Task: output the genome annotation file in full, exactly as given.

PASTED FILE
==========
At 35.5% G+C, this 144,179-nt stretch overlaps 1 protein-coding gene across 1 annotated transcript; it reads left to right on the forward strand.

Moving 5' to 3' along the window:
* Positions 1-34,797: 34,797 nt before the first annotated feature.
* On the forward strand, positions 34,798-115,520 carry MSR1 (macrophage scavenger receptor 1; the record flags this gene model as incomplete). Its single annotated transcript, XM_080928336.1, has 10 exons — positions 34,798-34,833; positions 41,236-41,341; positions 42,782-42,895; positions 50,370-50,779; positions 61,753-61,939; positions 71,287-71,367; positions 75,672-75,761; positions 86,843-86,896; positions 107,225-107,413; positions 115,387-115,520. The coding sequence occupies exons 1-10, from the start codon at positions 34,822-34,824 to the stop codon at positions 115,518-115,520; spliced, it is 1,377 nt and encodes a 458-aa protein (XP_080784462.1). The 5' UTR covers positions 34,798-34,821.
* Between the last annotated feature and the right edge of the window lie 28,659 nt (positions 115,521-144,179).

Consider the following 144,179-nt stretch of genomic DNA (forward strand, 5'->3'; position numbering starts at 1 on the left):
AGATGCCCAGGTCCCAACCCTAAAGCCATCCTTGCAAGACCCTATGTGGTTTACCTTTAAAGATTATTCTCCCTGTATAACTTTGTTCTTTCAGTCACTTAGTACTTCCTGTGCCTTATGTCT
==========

At 35.5% G+C, this 144,179-nt stretch overlaps 1 protein-coding gene across 1 annotated transcript; it reads left to right on the forward strand.

Moving 5' to 3' along the window:
* Positions 1-34,797: 34,797 nt before the first annotated feature.
* On the forward strand, positions 34,798-115,520 carry MSR1 (macrophage scavenger receptor 1; the record flags this gene model as incomplete). Its single annotated transcript, XM_080928336.1, has 10 exons — positions 34,798-34,833; positions 41,236-41,341; positions 42,782-42,895; positions 50,370-50,779; positions 61,753-61,939; positions 71,287-71,367; positions 75,672-75,761; positions 86,843-86,896; positions 107,225-107,413; positions 115,387-115,520. The coding sequence occupies exons 1-10, from the start codon at positions 34,822-34,824 to the stop codon at positions 115,518-115,520; spliced, it is 1,377 nt and encodes a 458-aa protein (XP_080784462.1). The 5' UTR covers positions 34,798-34,821.
* Between the last annotated feature and the right edge of the window lie 28,659 nt (positions 115,521-144,179).

Consider the following 144,179-nt stretch of genomic DNA (forward strand, 5'->3'; position numbering starts at 1 on the left):
AGATGCCCAGGTCCCAACCCTAAAGCCATCCTTGCAAGACCCTATGTGGTTTACCTTTAAAGATTATTCTCCCTGTATAACTTTGTTCTTTCAGTCACTTAGTACTTCCTGTGCCTTATGTCT